Two drawbacks of this engine, other than the lack of horsepower — 1. It probably won’t do sustained high RPMs that well.  Although the sportster engine platform supposedly isn’t the best for sustained high RPMs, the only times I’ve heard of an XB blowing up was when it was raced.  2. It vibrates a lot.  I’m not very vibration sensitive so I couldn’t care less, but I know a lot of people hate vibration on their bikes.  By the way, I have the EBR race can on my bike and it sounds really cool.  I don’t care what you think about Harleys, no engine has that sound.

Buell motorcycles have a lot of bad rep about their reliability from their older tube framed bikes.  The XB9R is different.  Actually, while my Magna 750 was eating batteries from a bad R/R and giving me tons of carburetor problems, nothing ever put down the Firebolt, except for the breakage of the overdue drive belt, and a battery post connection vibrating loose.  The battery post vibrated loose because the previous owner had cross threaded it.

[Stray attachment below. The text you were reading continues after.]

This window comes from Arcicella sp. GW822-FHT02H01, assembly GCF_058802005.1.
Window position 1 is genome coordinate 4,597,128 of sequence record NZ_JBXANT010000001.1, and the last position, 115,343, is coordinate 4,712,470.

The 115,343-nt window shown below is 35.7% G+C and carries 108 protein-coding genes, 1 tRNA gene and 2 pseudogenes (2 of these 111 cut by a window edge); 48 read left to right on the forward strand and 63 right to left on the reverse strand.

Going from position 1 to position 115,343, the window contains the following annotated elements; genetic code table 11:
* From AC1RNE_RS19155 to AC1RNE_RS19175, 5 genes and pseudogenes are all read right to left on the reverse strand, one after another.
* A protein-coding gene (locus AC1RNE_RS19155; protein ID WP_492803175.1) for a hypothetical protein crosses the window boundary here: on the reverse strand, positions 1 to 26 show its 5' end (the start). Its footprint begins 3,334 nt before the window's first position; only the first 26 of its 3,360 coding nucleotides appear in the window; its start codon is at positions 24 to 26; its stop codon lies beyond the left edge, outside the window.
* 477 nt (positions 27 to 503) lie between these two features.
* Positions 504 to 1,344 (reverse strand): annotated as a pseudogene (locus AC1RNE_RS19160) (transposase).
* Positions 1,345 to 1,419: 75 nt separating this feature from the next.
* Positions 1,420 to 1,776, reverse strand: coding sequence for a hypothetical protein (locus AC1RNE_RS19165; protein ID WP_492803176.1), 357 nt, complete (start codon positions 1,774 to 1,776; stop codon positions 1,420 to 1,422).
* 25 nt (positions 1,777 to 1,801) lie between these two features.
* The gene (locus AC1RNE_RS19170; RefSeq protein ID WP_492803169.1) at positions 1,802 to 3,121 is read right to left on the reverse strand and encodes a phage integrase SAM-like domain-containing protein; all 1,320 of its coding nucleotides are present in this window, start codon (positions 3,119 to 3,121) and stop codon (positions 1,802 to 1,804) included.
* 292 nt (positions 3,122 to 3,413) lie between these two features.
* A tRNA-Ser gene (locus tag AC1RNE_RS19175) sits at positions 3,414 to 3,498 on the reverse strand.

I’ve done some basic Buell-specific maintenance on this bike.  Its easy to work on — Eric Buell did a great job thinking things through.  The Harley powerplant is pretty simple and easy to work on.  The primary chain adjustment is a piece of cake.  The throttle calibration, which is supposed to be done at the dealer, is easy to do with downloadable software and a cheap cable (I haven’t mentioned this yet but the bike comes with a tunable ECU from the factory).  The swingarm comes apart for when you have to change gearing or belt.

Do you like to detail your bikes?  One notable thing about the XB9 is that the bodywork is all dyed plastic.  No paint to worry about.  It won’t ever achieve that super shiny look that a well polished and waxed paint can get, but it’ll never scratch off.  I use personal watercraft polish and everything glazes over easily and looks shiny enough.  Its very easy to keep this bike clean.

This bike has a large diameter single disc brake, with the disc mounted directly on the wheel.  A six piston caliper does the work of pressing onto the disc.

A lot of people complain about the brakes on the Buell, but I’ve never felt it was inadequate.  On the track, it does lack feel and feedback.  But it performs.  I’d say it does about 90% of what typical twin disc brakes do on supersports.